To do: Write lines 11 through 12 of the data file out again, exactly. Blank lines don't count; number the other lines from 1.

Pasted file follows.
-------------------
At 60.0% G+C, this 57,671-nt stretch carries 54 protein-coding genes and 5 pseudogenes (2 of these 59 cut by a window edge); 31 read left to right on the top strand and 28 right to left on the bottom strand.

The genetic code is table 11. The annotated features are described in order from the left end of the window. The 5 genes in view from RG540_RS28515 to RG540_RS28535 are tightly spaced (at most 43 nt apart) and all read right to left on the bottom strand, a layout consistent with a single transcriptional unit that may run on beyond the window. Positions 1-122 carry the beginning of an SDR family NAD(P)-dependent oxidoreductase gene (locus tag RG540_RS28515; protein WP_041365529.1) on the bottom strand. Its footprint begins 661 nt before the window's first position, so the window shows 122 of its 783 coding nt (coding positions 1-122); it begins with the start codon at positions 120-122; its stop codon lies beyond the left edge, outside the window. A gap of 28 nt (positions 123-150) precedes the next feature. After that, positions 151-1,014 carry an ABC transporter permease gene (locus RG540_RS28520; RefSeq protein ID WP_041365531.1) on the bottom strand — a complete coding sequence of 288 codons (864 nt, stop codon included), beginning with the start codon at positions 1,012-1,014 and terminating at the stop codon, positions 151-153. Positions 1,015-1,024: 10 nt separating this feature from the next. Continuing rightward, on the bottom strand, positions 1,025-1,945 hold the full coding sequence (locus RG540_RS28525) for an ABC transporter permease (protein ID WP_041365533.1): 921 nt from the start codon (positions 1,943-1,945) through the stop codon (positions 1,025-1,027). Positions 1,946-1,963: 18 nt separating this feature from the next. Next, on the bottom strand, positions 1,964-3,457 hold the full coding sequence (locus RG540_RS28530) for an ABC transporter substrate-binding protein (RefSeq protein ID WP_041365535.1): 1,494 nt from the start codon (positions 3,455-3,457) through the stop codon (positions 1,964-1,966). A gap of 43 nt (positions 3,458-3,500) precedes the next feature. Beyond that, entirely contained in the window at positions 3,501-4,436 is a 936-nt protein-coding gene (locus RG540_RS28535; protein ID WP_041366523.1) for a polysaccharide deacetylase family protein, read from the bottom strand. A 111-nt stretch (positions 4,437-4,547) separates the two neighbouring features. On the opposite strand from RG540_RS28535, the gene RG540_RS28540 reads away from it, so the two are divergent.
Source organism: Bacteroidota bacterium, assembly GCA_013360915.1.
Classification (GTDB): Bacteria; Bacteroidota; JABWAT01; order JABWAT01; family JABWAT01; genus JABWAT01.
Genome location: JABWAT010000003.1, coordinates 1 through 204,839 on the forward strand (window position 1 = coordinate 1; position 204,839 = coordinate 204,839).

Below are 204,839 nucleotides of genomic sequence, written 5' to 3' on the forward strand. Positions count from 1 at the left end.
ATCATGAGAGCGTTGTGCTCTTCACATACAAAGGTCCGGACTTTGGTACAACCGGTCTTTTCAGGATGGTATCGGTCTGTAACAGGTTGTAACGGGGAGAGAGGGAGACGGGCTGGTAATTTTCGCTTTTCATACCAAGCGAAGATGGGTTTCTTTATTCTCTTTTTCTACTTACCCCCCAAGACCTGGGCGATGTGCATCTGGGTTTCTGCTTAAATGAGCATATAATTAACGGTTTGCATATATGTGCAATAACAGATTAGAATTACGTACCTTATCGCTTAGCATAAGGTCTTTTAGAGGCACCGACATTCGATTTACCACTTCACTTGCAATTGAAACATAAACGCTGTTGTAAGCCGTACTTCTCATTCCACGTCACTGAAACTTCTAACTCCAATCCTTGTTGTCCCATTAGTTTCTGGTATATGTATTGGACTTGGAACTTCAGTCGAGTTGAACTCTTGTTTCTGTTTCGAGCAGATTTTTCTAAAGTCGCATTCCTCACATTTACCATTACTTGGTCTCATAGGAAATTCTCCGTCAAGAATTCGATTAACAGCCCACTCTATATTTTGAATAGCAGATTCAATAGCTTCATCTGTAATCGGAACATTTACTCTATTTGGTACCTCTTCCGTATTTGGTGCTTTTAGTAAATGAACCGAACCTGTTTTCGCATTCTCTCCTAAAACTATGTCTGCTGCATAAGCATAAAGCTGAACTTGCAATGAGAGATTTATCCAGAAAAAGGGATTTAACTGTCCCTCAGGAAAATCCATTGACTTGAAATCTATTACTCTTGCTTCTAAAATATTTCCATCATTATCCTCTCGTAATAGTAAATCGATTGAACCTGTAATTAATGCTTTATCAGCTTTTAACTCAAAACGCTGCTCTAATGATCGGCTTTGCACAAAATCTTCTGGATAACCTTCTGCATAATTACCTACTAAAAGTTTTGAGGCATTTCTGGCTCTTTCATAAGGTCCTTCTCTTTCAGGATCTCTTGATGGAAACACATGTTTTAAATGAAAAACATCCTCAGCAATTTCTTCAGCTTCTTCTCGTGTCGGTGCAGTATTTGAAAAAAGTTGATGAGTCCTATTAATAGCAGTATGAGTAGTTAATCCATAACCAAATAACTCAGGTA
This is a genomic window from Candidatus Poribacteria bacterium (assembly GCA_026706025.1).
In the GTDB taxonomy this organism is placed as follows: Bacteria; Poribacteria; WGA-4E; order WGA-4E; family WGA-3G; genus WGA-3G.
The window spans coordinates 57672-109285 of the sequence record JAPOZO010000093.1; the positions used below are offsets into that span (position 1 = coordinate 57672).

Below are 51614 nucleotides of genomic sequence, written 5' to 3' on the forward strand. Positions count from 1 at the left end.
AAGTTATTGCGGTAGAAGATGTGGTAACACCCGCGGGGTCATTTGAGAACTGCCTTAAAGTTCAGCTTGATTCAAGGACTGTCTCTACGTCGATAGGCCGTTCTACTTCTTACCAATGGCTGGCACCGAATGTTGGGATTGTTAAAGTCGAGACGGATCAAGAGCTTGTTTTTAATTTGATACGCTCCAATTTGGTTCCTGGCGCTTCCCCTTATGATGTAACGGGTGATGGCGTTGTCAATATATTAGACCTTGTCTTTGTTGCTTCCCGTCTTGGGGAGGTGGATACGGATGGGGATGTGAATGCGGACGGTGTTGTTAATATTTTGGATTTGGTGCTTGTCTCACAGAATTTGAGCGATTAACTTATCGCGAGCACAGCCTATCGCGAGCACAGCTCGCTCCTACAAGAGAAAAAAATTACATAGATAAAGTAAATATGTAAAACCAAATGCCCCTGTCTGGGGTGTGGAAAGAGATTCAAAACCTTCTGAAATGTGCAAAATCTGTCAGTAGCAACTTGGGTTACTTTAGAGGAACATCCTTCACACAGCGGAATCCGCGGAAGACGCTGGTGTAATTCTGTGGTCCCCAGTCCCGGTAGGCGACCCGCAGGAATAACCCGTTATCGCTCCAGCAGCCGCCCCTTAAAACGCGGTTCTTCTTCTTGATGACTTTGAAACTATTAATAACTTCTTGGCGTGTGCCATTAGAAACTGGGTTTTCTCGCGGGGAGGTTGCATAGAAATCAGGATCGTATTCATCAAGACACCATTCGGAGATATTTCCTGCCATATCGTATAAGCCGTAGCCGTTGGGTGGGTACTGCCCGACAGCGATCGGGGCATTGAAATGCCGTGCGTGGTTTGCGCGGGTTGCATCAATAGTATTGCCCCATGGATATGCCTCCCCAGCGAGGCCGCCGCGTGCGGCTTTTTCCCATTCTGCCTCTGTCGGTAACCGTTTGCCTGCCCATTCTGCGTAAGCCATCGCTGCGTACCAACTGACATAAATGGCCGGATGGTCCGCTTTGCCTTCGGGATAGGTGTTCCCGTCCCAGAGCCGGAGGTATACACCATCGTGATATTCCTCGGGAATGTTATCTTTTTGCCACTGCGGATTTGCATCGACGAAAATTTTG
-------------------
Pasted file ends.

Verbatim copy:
Below are 51614 nucleotides of genomic sequence, written 5' to 3' on the forward strand. Positions count from 1 at the left end.
AAGTTATTGCGGTAGAAGATGTGGTAACACCCGCGGGGTCATTTGAGAACTGCCTTAAAGTTCAGCTTGATTCAAGGACTGTCTCTACGTCGATAGGCCGTTCTACTTCTTACCAATGGCTGGCACCGAATGTTGGGATTGTTAAAGTCGAGACGGATCAAGAGCTTGTTTTTAATTTGATACGCTCCAATTTGGTTCCTGGCGCTTCCCCTTATGATGTAACGGGTGATGGCGTTGTCAATATATTAGACCTTGTCTTTGTTGCTTCCCGTCTTGGGGAGGTGGATACGGATGGGGATGTGAATGCGGACGGTGTTGTTAATATTTTGGATTTGGTGCTTGTCTCACAGAATTTGAGCGATTAACTTATCGCGAGCACAGCCTATCGCGAGCACAGCTCGCTCCTACAAGAGAAAAAAATTACATAGATAAAGTAAATATGTAAAACCAAATGCCCCTGTCTGGGGTGTGGAAAGAGATTCAAAACCTTCTGAAATGTGCAAAATCTGTCAGTAGCAACTTGGGTTACTTTAGAGGAACATCCTTCACACAGCGGAATCCGCGGAAGACGCTGGTGTAATTCTGTGGTCCCCAGTCCCGGTAGGCGACCCGCAGGAATAACCCGTTATCGCTCCAGCAGCCGCCCCTTAAAACGCGGTTCTTCTTCTTGATGACTTTGAAACTATTAATAACTTCTTGGCGTGTGCCATTAGAAACTGGGTTTTCTCGCGGGGAGGTTGCATAGAAATCAGGATCGTATTCATCAAGACACCATTCGGAGATATTTCCTGCCATATCGTATAAGCCGTAGCCGTTGGGTGGGTACTGCCCGACAGCGATCGGGGCATTGAAATGCCGTGCGTGGTTTGCGCGGGTTGCATCAATAGTATTGCCCCATGGATATGCCTCCCCAGCGAGGCCGCCGCGTGCGGCTTTTTCCCATTCTGCCTCTGTCGGTAACCGTTTGCCTGCCCATTCTGCGTAAGCCATCGCTGCGTACCAACTGACATAAATGGCCGGATGGTCCGCTTTGCCTTCGGGATAGGTGTTCCCGTCCCAGAGCCGGAGGTATACACCATCGTGATATTCCTCGGGAATGTTATCTTTTTGCCACTGCGGATTTGCATCGACGAAAATTTTG